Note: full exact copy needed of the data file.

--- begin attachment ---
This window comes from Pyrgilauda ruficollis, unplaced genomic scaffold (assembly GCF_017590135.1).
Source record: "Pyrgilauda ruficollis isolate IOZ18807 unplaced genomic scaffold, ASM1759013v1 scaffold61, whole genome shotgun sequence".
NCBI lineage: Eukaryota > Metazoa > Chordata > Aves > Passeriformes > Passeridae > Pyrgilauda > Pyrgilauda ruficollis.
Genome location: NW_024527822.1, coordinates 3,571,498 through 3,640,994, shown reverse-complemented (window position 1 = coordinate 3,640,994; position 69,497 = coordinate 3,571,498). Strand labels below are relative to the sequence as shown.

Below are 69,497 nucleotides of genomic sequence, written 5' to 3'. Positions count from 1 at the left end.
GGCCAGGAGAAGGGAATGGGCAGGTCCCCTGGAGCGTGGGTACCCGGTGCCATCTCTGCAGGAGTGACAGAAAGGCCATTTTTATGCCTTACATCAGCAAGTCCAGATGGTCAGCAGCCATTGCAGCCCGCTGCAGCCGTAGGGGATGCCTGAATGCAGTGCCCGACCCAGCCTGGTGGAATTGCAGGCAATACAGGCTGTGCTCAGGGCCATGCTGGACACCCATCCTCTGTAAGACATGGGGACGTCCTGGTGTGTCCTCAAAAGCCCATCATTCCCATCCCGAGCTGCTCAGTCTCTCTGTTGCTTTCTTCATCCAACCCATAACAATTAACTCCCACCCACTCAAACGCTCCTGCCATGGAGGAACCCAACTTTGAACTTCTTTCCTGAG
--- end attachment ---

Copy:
This window comes from Pyrgilauda ruficollis, unplaced genomic scaffold (assembly GCF_017590135.1).
Source record: "Pyrgilauda ruficollis isolate IOZ18807 unplaced genomic scaffold, ASM1759013v1 scaffold61, whole genome shotgun sequence".
NCBI lineage: Eukaryota > Metazoa > Chordata > Aves > Passeriformes > Passeridae > Pyrgilauda > Pyrgilauda ruficollis.
Genome location: NW_024527822.1, coordinates 3,571,498 through 3,640,994, shown reverse-complemented (window position 1 = coordinate 3,640,994; position 69,497 = coordinate 3,571,498). Strand labels below are relative to the sequence as shown.

Below are 69,497 nucleotides of genomic sequence, written 5' to 3'. Positions count from 1 at the left end.
GGCCAGGAGAAGGGAATGGGCAGGTCCCCTGGAGCGTGGGTACCCGGTGCCATCTCTGCAGGAGTGACAGAAAGGCCATTTTTATGCCTTACATCAGCAAGTCCAGATGGTCAGCAGCCATTGCAGCCCGCTGCAGCCGTAGGGGATGCCTGAATGCAGTGCCCGACCCAGCCTGGTGGAATTGCAGGCAATACAGGCTGTGCTCAGGGCCATGCTGGACACCCATCCTCTGTAAGACATGGGGACGTCCTGGTGTGTCCTCAAAAGCCCATCATTCCCATCCCGAGCTGCTCAGTCTCTCTGTTGCTTTCTTCATCCAACCCATAACAATTAACTCCCACCCACTCAAACGCTCCTGCCATGGAGGAACCCAACTTTGAACTTCTTTCCTGAG